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The pleasures of the road

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One of the most satisfying parts of my job is traveling. I love hitting the road and spending time in California’s various wine regions. I nearly always have, at the outset of a journey, a childlike sense of impending adventure, as though anything could happen.

We all have our little traveling rituals, I suppose. Mine begins with a sheet of paper I have held to my refrigerator door by a magnet. The paper is entitled “Steve’s traveling shit” and consists of a list of things to bring, or to not forget to do, before I walk out that front door. It’s been growing lengthier over the years. One entry reads “be sure which road you’re taking” because, once, I set out for Santa Rosa, only to find myself on the way to Stockton because I was sleepy and not paying attention.

The word “clothes” is also on there, hastily penned in, after a trip I made to the Central Coast, two years ago. On arriving, I discovered, to my horror, that I’d left my packed suitcase on my bed, at home; I was forced to go to a local K-Mart and buy myself 3 days of shirts, pants and underwear. Also on the list are headphones (for airplanes), hand sanitizer and sunglasses. I’m always forgetting my sunglasses, and have about 6 pairs of those clip-ons I’ve had to buy over the years.

I like to leave Oakland after rush hour, around 10 a.m. or so, depending on where I’m driving. Napa is about an hour away; the Russian River Valley, 1-1/2 hours. Paso Robles is a solid 3 hours or even longer. There are certain bottlenecks that always threaten to slow down the trip. I-80, through Emeryville and Berkeley, is one; there’s no way of avoiding it; you just have to keep your fingers crossed. The 101 approaches to Santa Rosa are dependably jammed. Heading south, toward the Central Coast, the problem spot is the “Nasty Nimitz,” once voted the Bay Area’s most hated freeway. Once you break through to 101 South, at San Jose, things even out. But you can run into the odd jam anywhere.

I like the anonymity of travel, of being thrown, temporarily, off my routine.  There’s something to be said for not knowing anyone around you, and vice versa. I guess there’s an element of fantasy. Freed from regularity, you can experience the irregular, with all its tantalizing possibilities. But a wine writer never is completely alone on his travels. You meet with winemakers or P.R. people or the heads of regional wine associations, and of course with many other people, from chefs to mayors. You go to lunches and dinners or, alternatively, try to avoid them, because on such a trip it would be easy to find yourself invited to 4 lunches and 8 dinners each day, and there’s neither time, nor room in my stomach, for such grueling gastronomic gluttony. Sometimes, all I want is a supermarket broiled chicken, which I’ll devour holed up in my hotel room, watching TV. At Wine Enthusiast, I’m known as a “cheap” traveler, because of the frugality of my spending habits, acquired over a lifetime. This, of course, suits management.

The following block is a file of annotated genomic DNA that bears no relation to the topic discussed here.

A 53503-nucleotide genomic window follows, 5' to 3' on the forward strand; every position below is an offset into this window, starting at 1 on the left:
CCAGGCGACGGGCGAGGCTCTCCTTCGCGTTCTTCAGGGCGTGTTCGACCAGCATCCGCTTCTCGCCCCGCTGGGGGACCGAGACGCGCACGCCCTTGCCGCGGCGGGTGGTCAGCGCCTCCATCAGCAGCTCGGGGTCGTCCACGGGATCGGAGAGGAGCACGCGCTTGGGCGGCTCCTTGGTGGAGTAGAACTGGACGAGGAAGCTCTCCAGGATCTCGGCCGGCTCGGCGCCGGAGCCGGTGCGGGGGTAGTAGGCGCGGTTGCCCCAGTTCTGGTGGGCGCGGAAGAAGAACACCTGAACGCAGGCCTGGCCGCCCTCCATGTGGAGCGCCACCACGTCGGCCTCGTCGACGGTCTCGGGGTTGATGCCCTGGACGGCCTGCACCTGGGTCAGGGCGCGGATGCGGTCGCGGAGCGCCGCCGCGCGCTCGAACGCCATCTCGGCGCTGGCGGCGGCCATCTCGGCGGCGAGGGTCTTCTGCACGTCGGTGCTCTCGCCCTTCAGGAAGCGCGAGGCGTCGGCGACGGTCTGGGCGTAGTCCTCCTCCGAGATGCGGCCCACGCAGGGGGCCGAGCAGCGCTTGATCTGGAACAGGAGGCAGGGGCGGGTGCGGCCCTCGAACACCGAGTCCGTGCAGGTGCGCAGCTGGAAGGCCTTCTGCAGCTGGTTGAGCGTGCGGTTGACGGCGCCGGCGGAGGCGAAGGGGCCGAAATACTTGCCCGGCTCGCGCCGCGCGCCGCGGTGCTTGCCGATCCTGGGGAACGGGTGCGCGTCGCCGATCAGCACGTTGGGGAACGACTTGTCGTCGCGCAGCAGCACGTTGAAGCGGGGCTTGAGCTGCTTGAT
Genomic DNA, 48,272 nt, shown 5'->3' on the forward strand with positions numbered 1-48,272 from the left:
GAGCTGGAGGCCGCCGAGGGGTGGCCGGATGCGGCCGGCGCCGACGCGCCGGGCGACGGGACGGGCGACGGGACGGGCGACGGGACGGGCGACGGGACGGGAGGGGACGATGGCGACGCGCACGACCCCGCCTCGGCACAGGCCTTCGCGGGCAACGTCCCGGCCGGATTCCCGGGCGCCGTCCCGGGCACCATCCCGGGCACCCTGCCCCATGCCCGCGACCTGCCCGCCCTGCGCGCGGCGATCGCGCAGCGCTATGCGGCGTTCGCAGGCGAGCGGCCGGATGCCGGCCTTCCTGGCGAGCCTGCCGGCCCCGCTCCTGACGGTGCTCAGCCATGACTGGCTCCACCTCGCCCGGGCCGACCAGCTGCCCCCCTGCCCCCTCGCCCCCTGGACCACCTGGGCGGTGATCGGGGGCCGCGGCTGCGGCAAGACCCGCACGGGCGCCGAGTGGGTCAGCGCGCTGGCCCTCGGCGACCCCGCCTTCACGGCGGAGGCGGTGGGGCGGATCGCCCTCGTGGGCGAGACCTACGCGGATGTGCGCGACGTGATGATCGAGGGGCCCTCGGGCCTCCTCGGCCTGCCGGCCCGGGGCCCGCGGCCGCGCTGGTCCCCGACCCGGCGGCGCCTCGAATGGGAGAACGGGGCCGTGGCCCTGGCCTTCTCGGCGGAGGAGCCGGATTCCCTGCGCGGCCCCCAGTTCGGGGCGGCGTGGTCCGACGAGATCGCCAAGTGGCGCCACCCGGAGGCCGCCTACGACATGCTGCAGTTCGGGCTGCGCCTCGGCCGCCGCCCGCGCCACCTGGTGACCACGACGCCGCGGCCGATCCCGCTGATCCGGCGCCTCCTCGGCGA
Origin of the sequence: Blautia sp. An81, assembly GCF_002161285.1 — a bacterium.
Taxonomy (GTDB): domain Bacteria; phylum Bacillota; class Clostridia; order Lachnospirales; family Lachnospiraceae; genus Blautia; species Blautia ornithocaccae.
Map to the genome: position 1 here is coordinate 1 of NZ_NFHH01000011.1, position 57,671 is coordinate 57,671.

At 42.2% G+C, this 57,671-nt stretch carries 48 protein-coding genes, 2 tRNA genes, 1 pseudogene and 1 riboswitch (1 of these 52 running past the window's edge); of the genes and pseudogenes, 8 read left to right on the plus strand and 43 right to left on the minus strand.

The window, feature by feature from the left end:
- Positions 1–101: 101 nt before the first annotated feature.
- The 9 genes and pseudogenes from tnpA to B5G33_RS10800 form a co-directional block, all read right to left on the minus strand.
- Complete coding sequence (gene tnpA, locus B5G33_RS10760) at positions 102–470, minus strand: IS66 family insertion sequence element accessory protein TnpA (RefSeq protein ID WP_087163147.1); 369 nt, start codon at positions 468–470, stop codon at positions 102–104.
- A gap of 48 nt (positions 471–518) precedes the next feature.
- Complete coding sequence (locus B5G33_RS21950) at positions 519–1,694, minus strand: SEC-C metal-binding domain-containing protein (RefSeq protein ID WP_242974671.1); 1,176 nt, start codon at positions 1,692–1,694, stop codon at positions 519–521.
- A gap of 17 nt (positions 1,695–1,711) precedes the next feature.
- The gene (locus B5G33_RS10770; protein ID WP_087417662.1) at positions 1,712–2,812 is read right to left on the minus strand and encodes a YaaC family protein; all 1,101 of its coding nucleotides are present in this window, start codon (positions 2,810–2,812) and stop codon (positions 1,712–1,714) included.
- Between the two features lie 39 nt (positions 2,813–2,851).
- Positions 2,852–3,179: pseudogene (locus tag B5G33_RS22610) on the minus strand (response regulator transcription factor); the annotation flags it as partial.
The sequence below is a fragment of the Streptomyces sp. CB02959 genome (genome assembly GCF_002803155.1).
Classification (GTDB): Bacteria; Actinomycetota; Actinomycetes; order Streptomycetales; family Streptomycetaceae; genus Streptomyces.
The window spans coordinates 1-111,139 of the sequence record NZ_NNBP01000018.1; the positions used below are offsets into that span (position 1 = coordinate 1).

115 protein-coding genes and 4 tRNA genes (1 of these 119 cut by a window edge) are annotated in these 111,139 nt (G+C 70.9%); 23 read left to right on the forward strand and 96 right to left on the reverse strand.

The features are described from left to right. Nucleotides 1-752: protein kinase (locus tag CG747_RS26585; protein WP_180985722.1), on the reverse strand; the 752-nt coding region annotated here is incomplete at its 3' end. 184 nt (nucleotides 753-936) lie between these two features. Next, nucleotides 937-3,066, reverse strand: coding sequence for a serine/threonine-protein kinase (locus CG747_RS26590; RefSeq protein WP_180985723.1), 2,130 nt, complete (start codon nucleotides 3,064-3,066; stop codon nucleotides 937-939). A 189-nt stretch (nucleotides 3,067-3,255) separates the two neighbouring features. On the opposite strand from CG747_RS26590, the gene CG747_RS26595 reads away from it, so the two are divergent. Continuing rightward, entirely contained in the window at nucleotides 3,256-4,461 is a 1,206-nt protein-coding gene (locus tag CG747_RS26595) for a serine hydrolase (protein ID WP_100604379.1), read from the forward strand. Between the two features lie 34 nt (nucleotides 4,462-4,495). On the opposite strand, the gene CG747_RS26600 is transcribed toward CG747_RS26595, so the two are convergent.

I mentioned regional winery associations,  and now I want to praise them. I’ve always heard criticisms of them, but for myself have to say how helpful they’ve been, in so many ways. From Temecula and Santa Barbara northward through Paso Robles, Monterey, Napa, Sonoma, Lake County and up into Anderson Valley, you need only to pick up a phone or email the association chief, and your needs will be met: wines set up to taste, wineries made aware of your visit, meetings arranged, itineraries established. Thank you to the wine country regional associations from a grateful writer!

Sure, I’ve seen a million vineyards and bottling lines and barrel storage rooms, and have crushers and destemmers coming out of my ears. I’ve gotten mud in my sneakers in winter and dust on my boots during dry, parched summer. I’ve had the intricacies of cluster thinning and pumping over explained to me ad infinitum by an endless line of winemakers. Sometimes my eyes glaze over. But not always or even usually, for there is always something new to learn, some new personal connection to be made, and, of course, new wines to taste.

It’s with these thoughts that I set off this morning for three days in Paso Robles, where the Vintners & Growers Association is kindly arranging a large tasting, blind, of currently released red wines. I will try to blog from the road, not always an easy thing to do.

R.I.P. Ed McMahon

carson

  1. The best piece of advice I ever received was to travel light. Since then it has made security check-ins, sprints through the concourse, and the overall management of my trips much easier.

  2. I always buy little tubes of toothpaste, shaving cream etc. so I don’t have to carry them with me.

  3. Jim Caudill says:

    The drive home from Shell Beach (think World of Pinot Noir) up Highway One is something I never get tired of, even though I’ve done it literally hundreds of times since arriving in the Bay Area in 1980. I find something to marvel at each and every time. Same is true of the wines from Paso Robles. Enjoy your three days.

  4. Pleasant travels…

  5. Steve,
    Let me know when you’re traveling a little further south… we’ll make it worth your while.

    Say hi to the Hunts, the folks at Castoro and the Eberle’s for me if you see them. Salute!

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